Departure Alone on the Summit,
Gazing into the Distance

Only a few more steps to go – the perfect photo opportunity is just within reach!

The wind caresses your face. You’re bursting with pride to have made it to the top. You drink in the view, which stirs a deep yearning within you as you wonder what lies beneath this blanket of fog …

In the painting Wanderer above the Sea of Fog, all these experiences come together. It is one of the most-referenced works of art ever made. A visual template for tens of thousands of travel photos. The artist Caspar David Friedrich painted it around 1817.

The painter himself was also regularly seized by wanderlust, describing the feeling like this:

Quickly I hurried through the streets,
to come to green pastures,
where the air is freer and purer,
and one is filled with a sense of joy.

Caspar David Friedrich

Excerpt from a letter from Friedrich to his brother Heinrich and his friend Joachim Praefke, undated, sometime around 1803 (only available in German)

We can still feel Friedrich’s enthusiasm and sense of joyful anticipation today. But the world of travel was different 200 years ago – it would still take a few more decades for trains and steamships to appear, and airplanes were still a pipedream.

When the painter moved to Dresden around 1800, he often explored the surrounding area on foot. He sometimes afforded himself a trip by horse-drawn carriage to the Elbe Sandstone Mountains. The area is also known as “Saxon Switzerland” and lies on the border of Saxony and the Czech Republic.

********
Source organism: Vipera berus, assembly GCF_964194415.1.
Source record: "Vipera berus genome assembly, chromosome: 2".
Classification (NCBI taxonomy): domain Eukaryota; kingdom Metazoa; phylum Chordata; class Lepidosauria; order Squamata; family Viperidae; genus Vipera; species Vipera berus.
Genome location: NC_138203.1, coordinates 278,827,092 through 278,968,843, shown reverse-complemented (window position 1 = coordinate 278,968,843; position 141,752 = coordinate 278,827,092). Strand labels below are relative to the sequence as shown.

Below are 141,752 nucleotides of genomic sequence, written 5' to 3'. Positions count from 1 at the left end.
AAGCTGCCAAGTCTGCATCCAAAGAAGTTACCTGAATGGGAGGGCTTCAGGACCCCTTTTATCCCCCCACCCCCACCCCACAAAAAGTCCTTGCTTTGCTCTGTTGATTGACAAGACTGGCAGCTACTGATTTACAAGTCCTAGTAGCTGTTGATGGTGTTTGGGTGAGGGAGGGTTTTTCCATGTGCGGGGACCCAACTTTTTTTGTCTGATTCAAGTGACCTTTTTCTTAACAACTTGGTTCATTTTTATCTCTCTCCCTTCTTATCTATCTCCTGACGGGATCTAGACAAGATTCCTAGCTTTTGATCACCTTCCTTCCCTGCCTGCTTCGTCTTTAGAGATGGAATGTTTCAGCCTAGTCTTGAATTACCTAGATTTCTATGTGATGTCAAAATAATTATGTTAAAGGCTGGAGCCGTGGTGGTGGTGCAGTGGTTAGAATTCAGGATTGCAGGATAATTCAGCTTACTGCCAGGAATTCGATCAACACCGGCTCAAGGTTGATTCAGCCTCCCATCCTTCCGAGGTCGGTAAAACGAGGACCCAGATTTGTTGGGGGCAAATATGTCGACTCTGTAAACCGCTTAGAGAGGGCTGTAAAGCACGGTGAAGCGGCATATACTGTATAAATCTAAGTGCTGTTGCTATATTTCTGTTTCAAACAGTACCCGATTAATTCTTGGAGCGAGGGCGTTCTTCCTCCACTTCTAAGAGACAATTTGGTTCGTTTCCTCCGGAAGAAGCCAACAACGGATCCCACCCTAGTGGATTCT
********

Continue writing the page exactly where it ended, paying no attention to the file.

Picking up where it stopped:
Friedrich went with the times – spending time in nature and hiking became a fashionable leisure activity around 1800. However, there was one travel fad that the painter notably did not go in for: he never traveled to Italy, although this country was the universally acclaimed must-see destination for most of his fellow artists.

As a pastime, tourism quickly grew and benefited from developments in the world of industry. In 1839, Saxon Switzerland was accessible for the first time by steamboat from Dresden, a service that is still in operation today. We don’t know whether Friedrich ever took it. At least after his first stroke in 1835, he stopped traveling.